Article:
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Snoring is a noise that you may make while breathing during sleep. You snore when the flow of air from your mouth or nose to your lungs makes the tissues of your throat vibrate while you sleep. This usually is caused by a blockage or narrowing in your nose, mouth, or throat (airway).
Snoring can be soft, loud, raspy, harsh, hoarse, or fluttering. If you have a bed partner, they may notice that you sleep with your mouth open or that you're restless while sleeping. If snoring interferes with your or your bed partner's sleep, either or both of you may feel tired during the day.
You may be able to help reduce your snoring by making changes in your activities and in the way you sleep.
Follow-up care is a key part of your treatment and safety. Be sure to make and go to all appointments, and call your doctor or nurse advice line (811 in most provinces and territories) if you are having problems. It's also a good idea to know your test results and keep a list of the medicines you take.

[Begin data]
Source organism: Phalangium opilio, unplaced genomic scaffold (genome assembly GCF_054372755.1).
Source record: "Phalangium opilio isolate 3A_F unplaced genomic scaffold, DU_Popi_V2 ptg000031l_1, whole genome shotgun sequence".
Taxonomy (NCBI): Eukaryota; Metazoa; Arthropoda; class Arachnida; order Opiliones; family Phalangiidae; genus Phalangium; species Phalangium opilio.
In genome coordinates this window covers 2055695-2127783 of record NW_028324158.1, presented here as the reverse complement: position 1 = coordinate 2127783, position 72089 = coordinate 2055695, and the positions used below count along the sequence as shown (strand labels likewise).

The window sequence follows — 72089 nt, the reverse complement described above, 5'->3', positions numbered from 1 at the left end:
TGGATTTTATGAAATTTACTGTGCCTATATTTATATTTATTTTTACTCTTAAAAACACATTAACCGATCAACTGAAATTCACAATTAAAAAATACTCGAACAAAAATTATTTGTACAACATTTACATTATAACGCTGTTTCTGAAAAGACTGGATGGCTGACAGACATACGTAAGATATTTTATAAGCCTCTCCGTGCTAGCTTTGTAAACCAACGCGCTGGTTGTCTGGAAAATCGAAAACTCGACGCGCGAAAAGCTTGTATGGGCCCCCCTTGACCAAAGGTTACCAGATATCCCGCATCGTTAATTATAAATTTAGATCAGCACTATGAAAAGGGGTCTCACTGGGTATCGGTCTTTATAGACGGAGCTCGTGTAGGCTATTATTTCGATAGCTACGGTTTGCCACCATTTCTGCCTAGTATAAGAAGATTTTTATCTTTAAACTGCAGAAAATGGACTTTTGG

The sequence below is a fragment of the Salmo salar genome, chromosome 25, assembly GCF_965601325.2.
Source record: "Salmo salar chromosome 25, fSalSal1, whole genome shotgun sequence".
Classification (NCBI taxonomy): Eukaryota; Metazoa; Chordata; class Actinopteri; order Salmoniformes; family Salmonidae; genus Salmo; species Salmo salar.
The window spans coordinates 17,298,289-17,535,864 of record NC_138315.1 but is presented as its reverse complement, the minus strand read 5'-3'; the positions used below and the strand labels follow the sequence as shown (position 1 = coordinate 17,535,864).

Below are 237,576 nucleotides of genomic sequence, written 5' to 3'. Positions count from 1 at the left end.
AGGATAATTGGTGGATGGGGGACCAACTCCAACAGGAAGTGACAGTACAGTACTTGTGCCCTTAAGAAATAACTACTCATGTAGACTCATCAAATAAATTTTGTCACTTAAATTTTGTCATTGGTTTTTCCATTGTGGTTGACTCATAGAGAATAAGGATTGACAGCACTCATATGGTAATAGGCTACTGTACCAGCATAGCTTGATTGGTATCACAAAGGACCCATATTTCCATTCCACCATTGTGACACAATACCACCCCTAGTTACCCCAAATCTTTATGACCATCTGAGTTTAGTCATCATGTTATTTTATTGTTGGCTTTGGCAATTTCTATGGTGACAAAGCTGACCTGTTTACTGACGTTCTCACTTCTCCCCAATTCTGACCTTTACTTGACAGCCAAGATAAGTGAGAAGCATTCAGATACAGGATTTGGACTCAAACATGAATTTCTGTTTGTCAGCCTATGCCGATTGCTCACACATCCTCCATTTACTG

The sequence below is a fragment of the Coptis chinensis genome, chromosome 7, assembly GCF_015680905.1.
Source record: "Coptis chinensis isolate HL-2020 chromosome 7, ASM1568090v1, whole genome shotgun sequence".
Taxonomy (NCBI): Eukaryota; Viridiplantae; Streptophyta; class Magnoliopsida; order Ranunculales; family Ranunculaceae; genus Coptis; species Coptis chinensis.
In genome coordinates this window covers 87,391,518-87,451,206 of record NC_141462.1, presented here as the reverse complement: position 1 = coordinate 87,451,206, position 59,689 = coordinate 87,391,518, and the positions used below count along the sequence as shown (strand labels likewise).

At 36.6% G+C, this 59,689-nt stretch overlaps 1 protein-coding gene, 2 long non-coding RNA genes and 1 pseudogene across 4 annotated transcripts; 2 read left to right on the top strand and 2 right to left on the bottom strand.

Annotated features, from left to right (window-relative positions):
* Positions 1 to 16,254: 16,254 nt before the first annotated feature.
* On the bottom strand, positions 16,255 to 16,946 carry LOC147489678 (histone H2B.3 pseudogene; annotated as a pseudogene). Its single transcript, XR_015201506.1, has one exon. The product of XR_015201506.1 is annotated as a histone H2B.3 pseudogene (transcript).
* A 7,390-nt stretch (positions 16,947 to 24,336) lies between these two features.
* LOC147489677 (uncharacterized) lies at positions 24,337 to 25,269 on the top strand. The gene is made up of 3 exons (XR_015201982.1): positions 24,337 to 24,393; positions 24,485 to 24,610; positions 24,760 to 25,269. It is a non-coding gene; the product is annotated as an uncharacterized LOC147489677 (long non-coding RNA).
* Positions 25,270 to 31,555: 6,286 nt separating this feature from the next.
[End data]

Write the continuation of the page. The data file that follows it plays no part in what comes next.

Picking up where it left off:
Watch closely for changes in your health, and be sure to contact your doctor or nurse advice line if:
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Current as of: March 9, 2022
Author: Healthwise Staff
Medical Review:Adam Husney MD - Family Medicine & Hasmeena Kathuria MD - Pulmonology, Critical Care Medicine, Sleep Medicine
Care instructions adapted under license by your healthcare professional. If you have questions about a medical condition or this instruction, always ask your healthcare professional. Healthwise, Incorporated disclaims any warranty or liability for your use of this information.
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